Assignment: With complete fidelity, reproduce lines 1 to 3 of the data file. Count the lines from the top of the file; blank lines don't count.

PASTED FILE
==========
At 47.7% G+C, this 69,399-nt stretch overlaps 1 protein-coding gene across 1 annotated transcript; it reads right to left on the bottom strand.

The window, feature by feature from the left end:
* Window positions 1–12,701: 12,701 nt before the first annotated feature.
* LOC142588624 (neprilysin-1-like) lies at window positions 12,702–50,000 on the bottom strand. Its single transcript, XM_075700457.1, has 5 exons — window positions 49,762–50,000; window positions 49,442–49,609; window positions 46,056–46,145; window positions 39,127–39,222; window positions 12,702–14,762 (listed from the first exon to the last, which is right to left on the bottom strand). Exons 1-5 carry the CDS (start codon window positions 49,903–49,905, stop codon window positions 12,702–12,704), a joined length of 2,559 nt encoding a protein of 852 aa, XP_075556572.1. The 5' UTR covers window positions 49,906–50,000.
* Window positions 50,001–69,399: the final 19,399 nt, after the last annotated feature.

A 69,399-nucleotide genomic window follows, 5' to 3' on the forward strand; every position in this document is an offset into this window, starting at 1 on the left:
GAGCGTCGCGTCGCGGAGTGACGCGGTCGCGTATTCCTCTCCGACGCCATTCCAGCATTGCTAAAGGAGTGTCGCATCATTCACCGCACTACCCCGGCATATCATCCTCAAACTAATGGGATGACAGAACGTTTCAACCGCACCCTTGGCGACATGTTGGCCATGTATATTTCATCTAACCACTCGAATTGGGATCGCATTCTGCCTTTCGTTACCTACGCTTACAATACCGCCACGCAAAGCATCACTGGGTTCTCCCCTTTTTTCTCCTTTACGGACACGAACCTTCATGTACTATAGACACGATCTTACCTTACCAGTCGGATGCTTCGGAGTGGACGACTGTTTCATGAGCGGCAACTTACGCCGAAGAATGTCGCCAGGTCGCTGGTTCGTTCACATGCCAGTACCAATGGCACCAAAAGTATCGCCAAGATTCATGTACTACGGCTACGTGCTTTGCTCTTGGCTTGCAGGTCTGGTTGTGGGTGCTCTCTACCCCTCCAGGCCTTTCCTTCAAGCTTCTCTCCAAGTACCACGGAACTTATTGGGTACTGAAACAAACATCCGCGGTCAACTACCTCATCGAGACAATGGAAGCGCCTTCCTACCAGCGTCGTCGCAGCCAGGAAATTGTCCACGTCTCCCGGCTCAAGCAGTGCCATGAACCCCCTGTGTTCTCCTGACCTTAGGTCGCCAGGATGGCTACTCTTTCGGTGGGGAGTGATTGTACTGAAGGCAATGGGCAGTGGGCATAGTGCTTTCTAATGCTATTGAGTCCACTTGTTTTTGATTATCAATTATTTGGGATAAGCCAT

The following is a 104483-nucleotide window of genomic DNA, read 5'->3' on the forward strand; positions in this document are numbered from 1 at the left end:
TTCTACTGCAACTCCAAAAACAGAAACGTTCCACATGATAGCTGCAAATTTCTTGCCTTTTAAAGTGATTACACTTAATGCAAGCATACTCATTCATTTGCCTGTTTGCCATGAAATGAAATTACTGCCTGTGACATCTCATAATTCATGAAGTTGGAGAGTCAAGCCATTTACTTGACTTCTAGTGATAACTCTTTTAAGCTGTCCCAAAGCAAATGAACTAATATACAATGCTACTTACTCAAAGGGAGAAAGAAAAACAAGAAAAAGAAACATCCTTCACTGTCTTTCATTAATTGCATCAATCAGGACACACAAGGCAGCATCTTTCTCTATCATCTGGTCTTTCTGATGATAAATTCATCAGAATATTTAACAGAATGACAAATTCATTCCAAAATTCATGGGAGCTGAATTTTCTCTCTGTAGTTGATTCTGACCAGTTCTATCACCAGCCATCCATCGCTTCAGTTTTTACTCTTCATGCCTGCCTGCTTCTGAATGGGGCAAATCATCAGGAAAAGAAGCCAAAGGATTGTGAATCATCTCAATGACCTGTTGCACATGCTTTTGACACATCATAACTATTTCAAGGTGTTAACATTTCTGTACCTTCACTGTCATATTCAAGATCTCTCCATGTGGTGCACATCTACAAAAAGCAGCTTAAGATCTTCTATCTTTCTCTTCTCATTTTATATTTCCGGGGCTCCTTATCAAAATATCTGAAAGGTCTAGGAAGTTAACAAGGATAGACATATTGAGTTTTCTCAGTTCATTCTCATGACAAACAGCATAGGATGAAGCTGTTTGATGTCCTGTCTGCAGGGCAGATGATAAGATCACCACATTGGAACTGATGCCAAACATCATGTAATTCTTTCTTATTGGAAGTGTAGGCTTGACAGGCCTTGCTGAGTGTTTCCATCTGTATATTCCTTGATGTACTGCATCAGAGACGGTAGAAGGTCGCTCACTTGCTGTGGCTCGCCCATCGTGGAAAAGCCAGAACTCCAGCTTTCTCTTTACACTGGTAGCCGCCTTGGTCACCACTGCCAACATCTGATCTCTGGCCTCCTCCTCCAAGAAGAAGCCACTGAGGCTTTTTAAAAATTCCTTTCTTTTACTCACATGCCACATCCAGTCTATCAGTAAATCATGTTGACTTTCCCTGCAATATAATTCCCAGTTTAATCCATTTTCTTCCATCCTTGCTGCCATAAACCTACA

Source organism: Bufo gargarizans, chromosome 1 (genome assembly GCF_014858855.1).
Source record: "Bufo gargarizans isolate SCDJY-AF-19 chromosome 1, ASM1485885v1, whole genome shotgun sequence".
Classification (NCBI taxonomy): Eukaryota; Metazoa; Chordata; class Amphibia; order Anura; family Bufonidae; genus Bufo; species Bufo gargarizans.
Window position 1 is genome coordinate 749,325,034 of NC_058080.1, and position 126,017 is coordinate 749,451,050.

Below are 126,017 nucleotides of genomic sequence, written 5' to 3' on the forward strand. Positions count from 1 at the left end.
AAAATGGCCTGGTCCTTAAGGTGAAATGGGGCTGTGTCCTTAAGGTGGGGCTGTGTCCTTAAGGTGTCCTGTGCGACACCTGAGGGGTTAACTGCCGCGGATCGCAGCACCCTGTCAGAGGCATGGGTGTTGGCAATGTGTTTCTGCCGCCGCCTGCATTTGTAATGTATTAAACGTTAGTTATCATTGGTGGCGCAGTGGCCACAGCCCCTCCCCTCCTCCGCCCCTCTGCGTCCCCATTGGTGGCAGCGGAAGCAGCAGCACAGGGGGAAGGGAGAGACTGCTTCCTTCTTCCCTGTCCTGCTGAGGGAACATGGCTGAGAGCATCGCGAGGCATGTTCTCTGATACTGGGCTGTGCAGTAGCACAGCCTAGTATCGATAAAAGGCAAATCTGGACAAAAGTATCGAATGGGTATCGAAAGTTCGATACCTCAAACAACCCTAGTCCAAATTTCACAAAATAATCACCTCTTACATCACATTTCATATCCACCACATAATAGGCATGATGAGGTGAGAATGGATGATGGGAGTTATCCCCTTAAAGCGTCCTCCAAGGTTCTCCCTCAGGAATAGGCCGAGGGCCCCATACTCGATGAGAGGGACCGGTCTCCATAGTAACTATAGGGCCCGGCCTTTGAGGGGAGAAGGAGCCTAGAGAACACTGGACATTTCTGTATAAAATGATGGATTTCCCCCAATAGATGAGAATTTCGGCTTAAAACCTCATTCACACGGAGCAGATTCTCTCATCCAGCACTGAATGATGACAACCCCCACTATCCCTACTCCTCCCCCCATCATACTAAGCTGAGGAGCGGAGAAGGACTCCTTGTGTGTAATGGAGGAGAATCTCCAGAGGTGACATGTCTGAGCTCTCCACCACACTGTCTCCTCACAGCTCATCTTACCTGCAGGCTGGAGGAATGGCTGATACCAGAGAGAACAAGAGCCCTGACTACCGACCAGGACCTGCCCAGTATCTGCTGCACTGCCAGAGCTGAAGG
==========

At 47.7% G+C, this 69,399-nt stretch overlaps 1 protein-coding gene across 1 annotated transcript; it reads right to left on the bottom strand.

The window, feature by feature from the left end:
* Window positions 1–12,701: 12,701 nt before the first annotated feature.